Godfather: Part III
Paramount // R // $99.98 // October 9, 2001
Review by Aaron Beierle | posted October 3, 2001
Highly Recommended
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The Godfather Review | The Godfather II Review | The Godfather III Review |The Godfather Bonus Disc Review
The Movie:

Although "Godfather III" has been largely criticized as the weakest of the three, but still, the film is certainly still a great one with some terrific moments. It seems that it simply didn't live up to the expectations that many had, given the third film came out 16 years after the sequel. The film itself opens 20 years later, in 1979 New York City. Michael is older, but has two children and has amassed a great deal of wealth.

Although it seems as if Michael is carrying the business into more legitimate areas, there are problems that have arisen. Michael's son Anthony doesn't want anything to do with the family business, and instead of his father's desired profession for him (a lawyer), he decides that he'd much rather be a singer. We also meet Vincent (Andy Garcia), a young man with a violent temper and a desire to get into the previous family business. His rage against local small-time boss Joey Zasa (Joe Mantegna) turns things darker. Vincent's love for Mary and her love for him also brings further danger to the proceedings.

There are few things better than a great Pacino performance and this is a massively entertaining one. A bit older, Pacino's sandpaper-rough voice commands the attention like nothing else. Powerful when subtly watching other characters and studying the situation or during an intense outburst, Pacino has simply gotten better and better and better over the years. Although many have criticized the performance of young Sofia Coppola, I actually still think she was pretty good for not having really acted in anything else before this. It's too bad that Robert Duvall didn't return for this effort, but Joe Mantegna and Andy Garcia give fine supporting performances. The only one who really doesn't do much here in support is George Hamilton.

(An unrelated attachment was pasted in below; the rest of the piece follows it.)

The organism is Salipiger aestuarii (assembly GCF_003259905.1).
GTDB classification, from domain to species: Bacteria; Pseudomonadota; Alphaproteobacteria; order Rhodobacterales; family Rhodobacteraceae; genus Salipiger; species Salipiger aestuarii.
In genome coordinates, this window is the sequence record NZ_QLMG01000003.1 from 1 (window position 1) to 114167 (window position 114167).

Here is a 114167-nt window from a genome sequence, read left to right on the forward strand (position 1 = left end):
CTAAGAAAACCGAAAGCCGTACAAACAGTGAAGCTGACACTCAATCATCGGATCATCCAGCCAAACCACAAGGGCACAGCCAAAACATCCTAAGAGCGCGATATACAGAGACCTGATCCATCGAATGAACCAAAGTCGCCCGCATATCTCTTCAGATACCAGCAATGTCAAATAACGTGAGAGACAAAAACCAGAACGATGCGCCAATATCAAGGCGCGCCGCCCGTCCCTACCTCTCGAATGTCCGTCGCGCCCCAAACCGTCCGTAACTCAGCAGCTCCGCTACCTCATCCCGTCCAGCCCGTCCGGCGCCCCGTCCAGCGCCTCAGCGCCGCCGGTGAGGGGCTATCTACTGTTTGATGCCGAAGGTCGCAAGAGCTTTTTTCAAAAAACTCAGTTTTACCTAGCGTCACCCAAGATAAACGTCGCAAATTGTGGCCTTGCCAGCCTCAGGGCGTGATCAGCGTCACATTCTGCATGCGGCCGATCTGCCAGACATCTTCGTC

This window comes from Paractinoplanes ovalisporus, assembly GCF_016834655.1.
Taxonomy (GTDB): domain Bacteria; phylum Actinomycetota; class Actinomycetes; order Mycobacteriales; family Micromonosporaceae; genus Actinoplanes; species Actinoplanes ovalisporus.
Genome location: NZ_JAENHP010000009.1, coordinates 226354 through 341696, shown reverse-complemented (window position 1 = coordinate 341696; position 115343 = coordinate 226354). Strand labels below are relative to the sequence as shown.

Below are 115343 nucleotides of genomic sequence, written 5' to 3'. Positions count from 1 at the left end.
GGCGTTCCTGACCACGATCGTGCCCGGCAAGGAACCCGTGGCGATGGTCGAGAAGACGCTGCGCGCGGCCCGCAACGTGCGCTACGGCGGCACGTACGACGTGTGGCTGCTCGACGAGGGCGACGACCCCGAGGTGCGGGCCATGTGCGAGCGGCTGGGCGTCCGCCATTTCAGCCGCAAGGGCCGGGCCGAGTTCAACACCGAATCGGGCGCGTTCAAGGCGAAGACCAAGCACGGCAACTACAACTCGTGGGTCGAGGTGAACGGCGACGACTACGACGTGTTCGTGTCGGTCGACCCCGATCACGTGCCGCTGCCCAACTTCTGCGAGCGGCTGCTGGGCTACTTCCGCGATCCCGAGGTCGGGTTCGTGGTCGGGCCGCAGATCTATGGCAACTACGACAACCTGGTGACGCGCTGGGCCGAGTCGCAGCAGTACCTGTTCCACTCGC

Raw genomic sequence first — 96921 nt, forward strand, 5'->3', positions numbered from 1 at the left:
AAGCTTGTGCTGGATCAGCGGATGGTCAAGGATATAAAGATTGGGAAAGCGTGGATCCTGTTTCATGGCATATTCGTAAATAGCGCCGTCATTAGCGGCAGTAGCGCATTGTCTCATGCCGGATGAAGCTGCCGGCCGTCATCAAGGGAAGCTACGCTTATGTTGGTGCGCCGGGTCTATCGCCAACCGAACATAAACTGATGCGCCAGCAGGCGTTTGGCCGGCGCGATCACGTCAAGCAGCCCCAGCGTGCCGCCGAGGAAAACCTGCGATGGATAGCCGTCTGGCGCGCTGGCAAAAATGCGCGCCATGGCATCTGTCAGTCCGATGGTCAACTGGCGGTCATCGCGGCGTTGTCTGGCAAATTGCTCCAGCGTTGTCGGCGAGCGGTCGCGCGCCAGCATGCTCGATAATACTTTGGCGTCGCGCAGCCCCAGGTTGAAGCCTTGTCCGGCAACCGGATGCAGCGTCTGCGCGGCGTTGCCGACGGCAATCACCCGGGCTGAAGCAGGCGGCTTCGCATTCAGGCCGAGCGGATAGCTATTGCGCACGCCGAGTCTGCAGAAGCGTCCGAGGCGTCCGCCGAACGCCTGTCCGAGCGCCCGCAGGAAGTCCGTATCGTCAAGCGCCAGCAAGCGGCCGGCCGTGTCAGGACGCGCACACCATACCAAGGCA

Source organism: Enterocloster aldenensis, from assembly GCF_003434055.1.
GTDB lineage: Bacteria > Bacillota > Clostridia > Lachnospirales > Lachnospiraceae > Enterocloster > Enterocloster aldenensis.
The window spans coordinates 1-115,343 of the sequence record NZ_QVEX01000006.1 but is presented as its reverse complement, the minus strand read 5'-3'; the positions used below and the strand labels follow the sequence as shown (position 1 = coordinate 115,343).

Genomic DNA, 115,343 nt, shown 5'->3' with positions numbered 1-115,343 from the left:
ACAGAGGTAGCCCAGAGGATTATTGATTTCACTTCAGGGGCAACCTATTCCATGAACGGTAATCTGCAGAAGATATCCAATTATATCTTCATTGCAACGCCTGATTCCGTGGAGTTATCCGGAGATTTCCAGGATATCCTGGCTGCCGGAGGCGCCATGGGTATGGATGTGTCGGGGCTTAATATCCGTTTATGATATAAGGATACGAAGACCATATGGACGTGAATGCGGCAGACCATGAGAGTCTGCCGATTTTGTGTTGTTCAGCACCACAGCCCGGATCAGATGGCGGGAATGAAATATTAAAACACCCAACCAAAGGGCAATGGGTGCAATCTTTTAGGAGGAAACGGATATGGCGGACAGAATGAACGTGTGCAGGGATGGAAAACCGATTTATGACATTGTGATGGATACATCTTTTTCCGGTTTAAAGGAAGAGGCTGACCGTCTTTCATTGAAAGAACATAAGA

The film is, as with the other two films, technically superb. Dean Tavoularis continues providing strong production design, Gordon Willis returns with his marvelously rich cinematography and "Godfather III" also re-united Coppola with famous editor and sound designer Walter Murch, who worked with Ford Coppola on such classics as "The Conversation" and "Apocalypse Now".

Yes, "Godfather III" isn't up to the same level as the previous two films, but I still think it does provide some solid performances, especially a fantastic one from Pacino.


VIDEO: "Godfather 3" offered, as one might expect from the newest picture, looked the best out of the three. Suprisingly though, one element of the image quality that took away from the image made it so the picture quality wasn't probably as far and away different from the other two as it could have been. As with the other two pictures, sharpness and detail were generally strong and actually, even more consistently solid here.

Print flaws were also generally less apparent. Where the first two films had a mild amount of speckles, marks and other instances of wear, I only saw a handful of small speckles during the presentation of this third picture. Although not a problem that caused massive concern, I found that this picture presented a rather mild amount of grain. This wasn't consistently visible, but some scenes did look noticably grainy now and then. I saw no instances of pixelation and only a couple of traces of pixelation. Overall, these problems did take away from the viewing experience a little bit, but the problems for "III" were certainly less than the other two films presented.